The Three Laws of Chinese Politics
On Open Democracy, Kerry Brown writes about the three ground rules of Chinese politics which, “might shed light on the leadership process”:
The first rule of contemporary Chinese politics relates to the nature of the Chinese system, which is true to its Soviet roots in the sense of being rationalist. It follows procedures based on the notion of human perfectibility and logicalness. This is its greatest strength, because it gives everything the veneer of planning and control; but also its greatest weakness, because humans can hardly ever live up to what the system expects of them.
In practice this means that there will be a reason behind each person’s final arrival on the standing committee. In Chinese politics there is always a cause-and-effect explanation, connected usually to the dense networks and links between people, factions, groups, and social worlds.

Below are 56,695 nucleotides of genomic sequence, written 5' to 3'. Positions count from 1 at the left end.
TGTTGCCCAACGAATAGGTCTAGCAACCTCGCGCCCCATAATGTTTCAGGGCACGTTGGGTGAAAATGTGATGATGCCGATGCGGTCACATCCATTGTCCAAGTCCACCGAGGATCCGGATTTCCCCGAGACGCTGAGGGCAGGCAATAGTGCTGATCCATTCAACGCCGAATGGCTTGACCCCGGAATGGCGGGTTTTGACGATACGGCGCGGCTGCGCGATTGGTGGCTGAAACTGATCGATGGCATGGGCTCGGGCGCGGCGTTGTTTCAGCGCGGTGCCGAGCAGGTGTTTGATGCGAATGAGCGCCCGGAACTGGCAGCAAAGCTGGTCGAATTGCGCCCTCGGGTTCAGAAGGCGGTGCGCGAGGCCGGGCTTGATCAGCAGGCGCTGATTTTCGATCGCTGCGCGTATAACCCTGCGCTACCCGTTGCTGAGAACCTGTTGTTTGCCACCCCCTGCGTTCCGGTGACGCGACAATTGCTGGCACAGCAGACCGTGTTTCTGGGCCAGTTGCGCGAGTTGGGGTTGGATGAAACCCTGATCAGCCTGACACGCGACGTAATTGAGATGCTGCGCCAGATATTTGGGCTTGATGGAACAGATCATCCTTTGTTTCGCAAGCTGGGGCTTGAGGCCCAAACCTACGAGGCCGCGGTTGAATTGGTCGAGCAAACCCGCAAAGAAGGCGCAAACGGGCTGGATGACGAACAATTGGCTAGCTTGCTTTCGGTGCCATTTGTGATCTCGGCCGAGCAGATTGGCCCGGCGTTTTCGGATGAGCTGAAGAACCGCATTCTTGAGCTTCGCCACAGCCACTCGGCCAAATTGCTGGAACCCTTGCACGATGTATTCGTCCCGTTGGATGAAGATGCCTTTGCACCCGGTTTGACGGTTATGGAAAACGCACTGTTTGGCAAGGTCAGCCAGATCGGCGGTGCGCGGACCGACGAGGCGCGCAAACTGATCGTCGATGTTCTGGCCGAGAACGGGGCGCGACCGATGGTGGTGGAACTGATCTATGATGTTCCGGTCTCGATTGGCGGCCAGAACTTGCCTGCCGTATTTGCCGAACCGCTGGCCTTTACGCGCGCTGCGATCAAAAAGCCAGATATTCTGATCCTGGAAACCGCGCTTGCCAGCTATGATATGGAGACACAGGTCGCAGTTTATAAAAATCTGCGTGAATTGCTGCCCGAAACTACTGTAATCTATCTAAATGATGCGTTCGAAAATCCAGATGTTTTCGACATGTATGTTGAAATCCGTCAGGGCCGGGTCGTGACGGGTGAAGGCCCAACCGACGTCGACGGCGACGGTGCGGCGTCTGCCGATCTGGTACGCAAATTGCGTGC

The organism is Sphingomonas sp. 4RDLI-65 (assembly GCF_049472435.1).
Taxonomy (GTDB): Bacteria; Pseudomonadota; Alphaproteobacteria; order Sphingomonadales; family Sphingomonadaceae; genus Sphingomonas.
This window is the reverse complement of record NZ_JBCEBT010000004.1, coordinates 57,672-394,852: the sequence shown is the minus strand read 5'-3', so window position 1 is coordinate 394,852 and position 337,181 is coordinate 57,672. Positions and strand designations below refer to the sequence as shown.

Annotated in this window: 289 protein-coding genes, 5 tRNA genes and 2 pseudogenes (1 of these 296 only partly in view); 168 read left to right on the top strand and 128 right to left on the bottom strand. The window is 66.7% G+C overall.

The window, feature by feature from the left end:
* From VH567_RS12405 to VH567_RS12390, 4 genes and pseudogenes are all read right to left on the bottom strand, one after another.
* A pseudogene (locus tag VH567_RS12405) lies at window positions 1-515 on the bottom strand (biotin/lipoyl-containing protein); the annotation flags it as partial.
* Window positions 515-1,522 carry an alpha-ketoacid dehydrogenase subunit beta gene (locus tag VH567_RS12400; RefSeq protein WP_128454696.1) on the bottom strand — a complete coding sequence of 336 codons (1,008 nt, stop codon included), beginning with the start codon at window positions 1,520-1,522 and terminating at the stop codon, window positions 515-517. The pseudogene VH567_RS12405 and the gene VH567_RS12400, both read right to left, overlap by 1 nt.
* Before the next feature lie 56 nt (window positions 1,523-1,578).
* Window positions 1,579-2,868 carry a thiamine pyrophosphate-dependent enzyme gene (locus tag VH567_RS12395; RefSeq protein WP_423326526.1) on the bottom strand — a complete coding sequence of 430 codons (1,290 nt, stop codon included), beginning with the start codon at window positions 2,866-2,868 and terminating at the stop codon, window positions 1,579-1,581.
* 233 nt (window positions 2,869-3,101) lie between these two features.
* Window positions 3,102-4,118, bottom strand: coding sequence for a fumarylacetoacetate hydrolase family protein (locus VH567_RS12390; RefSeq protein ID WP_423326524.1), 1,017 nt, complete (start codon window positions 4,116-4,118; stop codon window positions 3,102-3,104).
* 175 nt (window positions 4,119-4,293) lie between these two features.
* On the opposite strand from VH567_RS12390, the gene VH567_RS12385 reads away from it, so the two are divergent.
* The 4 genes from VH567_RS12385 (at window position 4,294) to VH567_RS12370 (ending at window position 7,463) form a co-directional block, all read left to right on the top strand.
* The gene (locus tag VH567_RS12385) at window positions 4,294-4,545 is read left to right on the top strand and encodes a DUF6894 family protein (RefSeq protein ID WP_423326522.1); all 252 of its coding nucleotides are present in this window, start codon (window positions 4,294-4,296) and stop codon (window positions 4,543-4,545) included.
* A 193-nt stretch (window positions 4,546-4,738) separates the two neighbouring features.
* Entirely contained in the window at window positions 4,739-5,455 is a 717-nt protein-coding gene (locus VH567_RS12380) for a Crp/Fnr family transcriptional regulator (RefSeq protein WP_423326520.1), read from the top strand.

True, even the keenest observer of Chinese politics can only imperfectly understand the ups and downs. But the first rule is that if things look odd, we just haven’t been able to look far enough under the table to work them out; if we could, everything would make perfect sense.